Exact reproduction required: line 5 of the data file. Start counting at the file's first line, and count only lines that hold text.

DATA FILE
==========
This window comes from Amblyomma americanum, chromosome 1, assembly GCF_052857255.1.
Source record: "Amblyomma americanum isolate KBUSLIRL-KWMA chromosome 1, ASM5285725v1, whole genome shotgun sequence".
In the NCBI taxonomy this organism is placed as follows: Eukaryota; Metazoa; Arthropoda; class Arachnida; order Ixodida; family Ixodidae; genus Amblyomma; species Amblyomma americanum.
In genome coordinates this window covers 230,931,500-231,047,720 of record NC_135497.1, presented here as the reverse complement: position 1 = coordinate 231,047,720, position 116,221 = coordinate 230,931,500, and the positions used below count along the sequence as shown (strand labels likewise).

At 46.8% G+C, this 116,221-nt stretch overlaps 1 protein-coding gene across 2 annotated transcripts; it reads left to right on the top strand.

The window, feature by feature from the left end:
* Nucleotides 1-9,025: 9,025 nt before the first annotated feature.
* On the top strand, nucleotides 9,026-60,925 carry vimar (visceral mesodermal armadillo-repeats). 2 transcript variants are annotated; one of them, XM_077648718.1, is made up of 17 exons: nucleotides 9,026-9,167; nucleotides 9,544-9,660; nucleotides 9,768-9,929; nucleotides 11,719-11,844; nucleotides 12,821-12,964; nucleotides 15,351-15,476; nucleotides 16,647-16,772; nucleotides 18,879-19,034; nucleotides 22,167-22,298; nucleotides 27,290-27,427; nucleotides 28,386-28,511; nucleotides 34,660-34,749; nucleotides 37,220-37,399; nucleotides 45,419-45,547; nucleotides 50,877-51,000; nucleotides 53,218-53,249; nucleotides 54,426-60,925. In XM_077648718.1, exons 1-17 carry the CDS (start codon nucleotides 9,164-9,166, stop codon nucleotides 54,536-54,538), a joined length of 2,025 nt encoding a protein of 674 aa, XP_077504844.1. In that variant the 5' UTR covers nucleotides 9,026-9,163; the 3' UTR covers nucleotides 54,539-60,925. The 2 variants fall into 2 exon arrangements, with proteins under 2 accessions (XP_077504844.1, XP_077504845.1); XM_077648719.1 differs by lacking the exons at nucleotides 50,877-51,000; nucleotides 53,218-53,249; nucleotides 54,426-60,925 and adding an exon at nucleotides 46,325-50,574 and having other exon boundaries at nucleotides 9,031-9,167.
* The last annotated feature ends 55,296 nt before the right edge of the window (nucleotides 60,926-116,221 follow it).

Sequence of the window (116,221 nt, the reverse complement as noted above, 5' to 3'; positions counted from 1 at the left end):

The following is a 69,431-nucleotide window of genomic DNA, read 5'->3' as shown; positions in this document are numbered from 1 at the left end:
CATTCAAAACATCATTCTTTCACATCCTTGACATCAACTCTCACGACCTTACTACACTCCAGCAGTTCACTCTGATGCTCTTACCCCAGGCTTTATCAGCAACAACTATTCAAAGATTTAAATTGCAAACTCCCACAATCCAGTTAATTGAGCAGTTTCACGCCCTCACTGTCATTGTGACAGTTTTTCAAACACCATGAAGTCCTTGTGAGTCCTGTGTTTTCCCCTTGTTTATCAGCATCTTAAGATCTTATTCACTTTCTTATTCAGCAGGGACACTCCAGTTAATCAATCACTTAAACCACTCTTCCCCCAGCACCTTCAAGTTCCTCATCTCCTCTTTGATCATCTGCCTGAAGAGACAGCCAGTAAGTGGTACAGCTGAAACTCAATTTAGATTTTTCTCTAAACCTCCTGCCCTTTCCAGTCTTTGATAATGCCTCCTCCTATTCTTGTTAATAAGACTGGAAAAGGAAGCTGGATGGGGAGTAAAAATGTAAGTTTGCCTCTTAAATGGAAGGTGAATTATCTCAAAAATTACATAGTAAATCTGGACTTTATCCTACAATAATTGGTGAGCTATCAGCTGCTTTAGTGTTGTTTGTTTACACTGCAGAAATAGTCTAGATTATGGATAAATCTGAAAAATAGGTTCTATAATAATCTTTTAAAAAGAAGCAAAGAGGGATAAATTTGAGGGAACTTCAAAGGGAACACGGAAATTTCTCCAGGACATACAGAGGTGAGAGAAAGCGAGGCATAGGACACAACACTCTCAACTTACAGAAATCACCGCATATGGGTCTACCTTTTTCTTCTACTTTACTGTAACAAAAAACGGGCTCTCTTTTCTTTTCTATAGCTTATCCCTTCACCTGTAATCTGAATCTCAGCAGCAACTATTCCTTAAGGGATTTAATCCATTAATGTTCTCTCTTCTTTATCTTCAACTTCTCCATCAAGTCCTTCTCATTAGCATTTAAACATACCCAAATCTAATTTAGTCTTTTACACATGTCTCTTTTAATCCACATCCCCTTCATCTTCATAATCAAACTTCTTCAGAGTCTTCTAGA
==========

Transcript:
At 46.8% G+C, this 116,221-nt stretch overlaps 1 protein-coding gene across 2 annotated transcripts; it reads left to right on the top strand.